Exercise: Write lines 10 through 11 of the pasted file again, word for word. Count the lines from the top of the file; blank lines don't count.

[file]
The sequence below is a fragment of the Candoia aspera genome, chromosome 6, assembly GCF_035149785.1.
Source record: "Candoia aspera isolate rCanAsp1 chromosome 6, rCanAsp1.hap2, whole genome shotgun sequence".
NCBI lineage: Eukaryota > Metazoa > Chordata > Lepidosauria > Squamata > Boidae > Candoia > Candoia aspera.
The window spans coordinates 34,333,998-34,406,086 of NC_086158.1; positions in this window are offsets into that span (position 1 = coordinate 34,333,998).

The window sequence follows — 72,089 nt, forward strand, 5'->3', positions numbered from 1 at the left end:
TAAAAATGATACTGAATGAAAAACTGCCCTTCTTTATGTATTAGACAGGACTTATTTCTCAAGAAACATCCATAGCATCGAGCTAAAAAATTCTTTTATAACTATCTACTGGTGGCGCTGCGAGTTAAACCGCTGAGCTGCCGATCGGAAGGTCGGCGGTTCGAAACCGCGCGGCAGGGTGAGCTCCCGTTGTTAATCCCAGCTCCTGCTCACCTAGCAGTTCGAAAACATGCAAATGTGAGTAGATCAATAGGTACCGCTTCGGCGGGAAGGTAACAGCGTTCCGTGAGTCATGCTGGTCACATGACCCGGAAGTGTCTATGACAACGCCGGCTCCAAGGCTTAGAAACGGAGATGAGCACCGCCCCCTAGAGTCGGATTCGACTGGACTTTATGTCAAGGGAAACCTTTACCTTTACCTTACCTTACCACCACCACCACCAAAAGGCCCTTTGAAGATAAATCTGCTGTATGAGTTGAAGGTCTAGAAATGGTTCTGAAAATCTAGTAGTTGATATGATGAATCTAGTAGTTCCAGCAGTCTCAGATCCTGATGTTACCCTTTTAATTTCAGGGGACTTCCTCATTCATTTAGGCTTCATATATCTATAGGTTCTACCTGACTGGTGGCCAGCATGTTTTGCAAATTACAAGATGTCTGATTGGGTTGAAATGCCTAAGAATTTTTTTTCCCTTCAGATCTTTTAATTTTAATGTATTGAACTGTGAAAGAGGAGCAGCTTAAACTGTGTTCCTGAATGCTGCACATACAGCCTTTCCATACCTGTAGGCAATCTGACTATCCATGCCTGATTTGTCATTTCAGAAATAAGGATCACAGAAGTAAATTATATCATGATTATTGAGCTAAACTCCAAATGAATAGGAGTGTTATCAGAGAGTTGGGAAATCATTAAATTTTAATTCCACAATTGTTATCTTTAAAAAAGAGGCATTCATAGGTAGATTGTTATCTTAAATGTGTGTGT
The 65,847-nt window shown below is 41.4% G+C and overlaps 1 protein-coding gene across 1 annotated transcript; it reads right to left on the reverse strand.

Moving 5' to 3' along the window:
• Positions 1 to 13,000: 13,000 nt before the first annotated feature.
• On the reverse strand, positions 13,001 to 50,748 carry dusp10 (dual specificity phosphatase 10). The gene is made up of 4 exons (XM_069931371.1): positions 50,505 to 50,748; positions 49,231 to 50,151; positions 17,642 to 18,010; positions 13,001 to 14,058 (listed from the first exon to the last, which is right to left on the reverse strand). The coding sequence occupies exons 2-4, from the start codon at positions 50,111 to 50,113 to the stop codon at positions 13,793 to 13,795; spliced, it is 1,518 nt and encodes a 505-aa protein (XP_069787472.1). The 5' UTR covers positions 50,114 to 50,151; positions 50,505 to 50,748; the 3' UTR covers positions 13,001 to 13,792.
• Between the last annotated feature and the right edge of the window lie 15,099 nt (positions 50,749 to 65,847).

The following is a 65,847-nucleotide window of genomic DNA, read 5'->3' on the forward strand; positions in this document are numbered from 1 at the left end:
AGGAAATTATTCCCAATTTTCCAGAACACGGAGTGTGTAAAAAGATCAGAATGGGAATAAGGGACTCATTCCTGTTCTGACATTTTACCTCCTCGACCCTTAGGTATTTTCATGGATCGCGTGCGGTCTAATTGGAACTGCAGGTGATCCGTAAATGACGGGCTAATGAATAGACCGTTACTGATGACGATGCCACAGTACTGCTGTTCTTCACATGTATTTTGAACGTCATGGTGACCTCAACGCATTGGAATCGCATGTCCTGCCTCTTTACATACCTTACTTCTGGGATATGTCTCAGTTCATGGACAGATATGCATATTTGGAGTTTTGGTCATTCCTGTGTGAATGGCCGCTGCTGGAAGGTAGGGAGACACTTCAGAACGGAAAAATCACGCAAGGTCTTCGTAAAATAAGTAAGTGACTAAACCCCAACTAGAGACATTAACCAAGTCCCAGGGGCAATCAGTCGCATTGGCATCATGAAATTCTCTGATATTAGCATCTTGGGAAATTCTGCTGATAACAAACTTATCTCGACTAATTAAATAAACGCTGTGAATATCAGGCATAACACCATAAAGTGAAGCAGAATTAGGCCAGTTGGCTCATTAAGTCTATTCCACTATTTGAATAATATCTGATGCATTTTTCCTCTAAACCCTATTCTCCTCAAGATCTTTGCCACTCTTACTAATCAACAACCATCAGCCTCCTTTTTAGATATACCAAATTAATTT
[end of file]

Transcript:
• On the reverse strand, positions 13,001 to 50,748 carry dusp10 (dual specificity phosphatase 10). The gene is made up of 4 exons (XM_069931371.1): positions 50,505 to 50,748; positions 49,231 to 50,151; positions 17,642 to 18,010; positions 13,001 to 14,058 (listed from the first exon to the last, which is right to left on the reverse strand). The coding sequence occupies exons 2-4, from the start codon at positions 50,111 to 50,113 to the stop codon at positions 13,793 to 13,795; spliced, it is 1,518 nt and encodes a 505-aa protein (XP_069787472.1). The 5' UTR covers positions 50,114 to 50,151; positions 50,505 to 50,748; the 3' UTR covers positions 13,001 to 13,792.
• Between the last annotated feature and the right edge of the window lie 15,099 nt (positions 50,749 to 65,847).